Jacob and Samuel Hawken are among the most famous makers of American muzzle loaders and were active in St. Louis from 1825 to 1855 and are best known for their half-stock "mountain rifles" and "plains rifles" that have long been associated with the mountain men of the fur trade. Their wares are known to have been used by General William Ashley, the American Fur Co., Jim Bridger, Kit Carson, and other famous western figures. Jacob died in 1849, and Samuel continued the business for several years and the shop was later taken over by J.P. Gemmer. The barrel has a silver blade front sight with a brass/copper dovetailed base, a notch rear sight with long tang, "S. HAWKEN ST. LOUIS" stamped on top, and a casehardened breech and straight standing breech. The tapered upper tang extends the length of the wrist. The scroll engraved lock is secured by a single screw that passes through a tear drop shaped washer on the left and is tripped by a set of adjustable double set triggers. The iron trigger guard leaves ample room for the triggers. The buttplate and toe plate are also iron, and the latter features a finial that coordinates with the trigger plate. The stock has an iron forend cap and a shallow cheekpiece with an "1853" dated Seated Liberty Dime. Many of the features on this rifle match the Samuel Hawken rifles shown in "The Hawken Rifle" by Bob Woodfill.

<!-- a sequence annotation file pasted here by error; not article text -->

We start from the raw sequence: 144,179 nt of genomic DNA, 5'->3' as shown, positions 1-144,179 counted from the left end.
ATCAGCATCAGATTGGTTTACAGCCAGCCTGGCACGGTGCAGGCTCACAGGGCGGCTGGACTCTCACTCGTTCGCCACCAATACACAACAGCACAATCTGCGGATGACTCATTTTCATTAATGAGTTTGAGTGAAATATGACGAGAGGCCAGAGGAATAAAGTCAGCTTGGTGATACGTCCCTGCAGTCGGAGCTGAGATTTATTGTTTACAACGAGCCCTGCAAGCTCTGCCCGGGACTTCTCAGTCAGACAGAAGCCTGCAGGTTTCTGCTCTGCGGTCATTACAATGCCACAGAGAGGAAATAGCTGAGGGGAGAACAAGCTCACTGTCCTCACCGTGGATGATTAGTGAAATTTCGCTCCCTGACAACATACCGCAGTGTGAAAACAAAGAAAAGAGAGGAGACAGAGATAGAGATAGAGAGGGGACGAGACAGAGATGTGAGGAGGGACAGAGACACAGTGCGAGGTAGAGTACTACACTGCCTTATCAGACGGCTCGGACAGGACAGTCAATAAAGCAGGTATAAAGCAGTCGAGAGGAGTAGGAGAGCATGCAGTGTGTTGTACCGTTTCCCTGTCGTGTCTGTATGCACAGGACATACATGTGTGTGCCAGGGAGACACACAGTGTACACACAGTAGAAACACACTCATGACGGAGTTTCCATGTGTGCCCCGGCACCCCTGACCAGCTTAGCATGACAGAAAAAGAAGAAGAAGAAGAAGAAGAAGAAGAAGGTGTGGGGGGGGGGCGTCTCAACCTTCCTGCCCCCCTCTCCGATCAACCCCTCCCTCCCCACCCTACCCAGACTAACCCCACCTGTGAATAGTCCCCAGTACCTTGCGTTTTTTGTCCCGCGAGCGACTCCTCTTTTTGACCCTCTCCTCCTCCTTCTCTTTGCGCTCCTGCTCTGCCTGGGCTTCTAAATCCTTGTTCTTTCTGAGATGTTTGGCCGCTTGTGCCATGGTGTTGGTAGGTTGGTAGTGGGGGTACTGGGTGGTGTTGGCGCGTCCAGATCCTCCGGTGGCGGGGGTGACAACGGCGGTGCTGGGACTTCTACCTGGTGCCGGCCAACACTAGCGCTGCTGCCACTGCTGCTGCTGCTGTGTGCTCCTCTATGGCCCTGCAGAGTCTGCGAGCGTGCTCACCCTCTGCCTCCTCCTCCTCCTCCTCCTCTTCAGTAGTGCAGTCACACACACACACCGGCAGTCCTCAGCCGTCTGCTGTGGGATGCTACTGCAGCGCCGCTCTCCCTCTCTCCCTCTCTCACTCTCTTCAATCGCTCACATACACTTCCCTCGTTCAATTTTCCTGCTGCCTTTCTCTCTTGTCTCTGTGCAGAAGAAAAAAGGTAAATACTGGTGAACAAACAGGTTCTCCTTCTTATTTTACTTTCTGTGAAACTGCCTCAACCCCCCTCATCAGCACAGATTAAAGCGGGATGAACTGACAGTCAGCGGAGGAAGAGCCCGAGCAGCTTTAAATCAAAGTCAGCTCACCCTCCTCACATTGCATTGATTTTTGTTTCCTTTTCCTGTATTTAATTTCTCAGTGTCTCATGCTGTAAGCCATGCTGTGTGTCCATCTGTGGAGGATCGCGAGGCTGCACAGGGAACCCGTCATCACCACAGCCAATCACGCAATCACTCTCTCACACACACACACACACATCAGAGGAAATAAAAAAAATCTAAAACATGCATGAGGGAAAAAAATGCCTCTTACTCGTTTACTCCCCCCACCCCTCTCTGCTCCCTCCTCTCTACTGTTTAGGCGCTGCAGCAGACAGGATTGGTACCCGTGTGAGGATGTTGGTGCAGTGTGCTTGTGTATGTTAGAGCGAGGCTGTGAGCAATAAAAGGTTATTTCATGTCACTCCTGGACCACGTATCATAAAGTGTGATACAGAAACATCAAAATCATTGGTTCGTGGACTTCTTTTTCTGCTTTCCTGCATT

Very good with a period shortened barrel, replaced extensively refurbished lock, dark blue-brown patina and applied finish, mild pitting, and general mild overall wear. The stock is good with nice figure, some gaps around the lock, minor tension crack at the lock screw, crack at the toe, and mild scratches and dings. Mechanically fine. A highly desirable S. Hawken St. Louis marked percussion rifle. These rifles are among the most famous American firearms of the 1850s and 1860s. Many of the West's most famous mountain men and guides are known to have used Hawken rifles.
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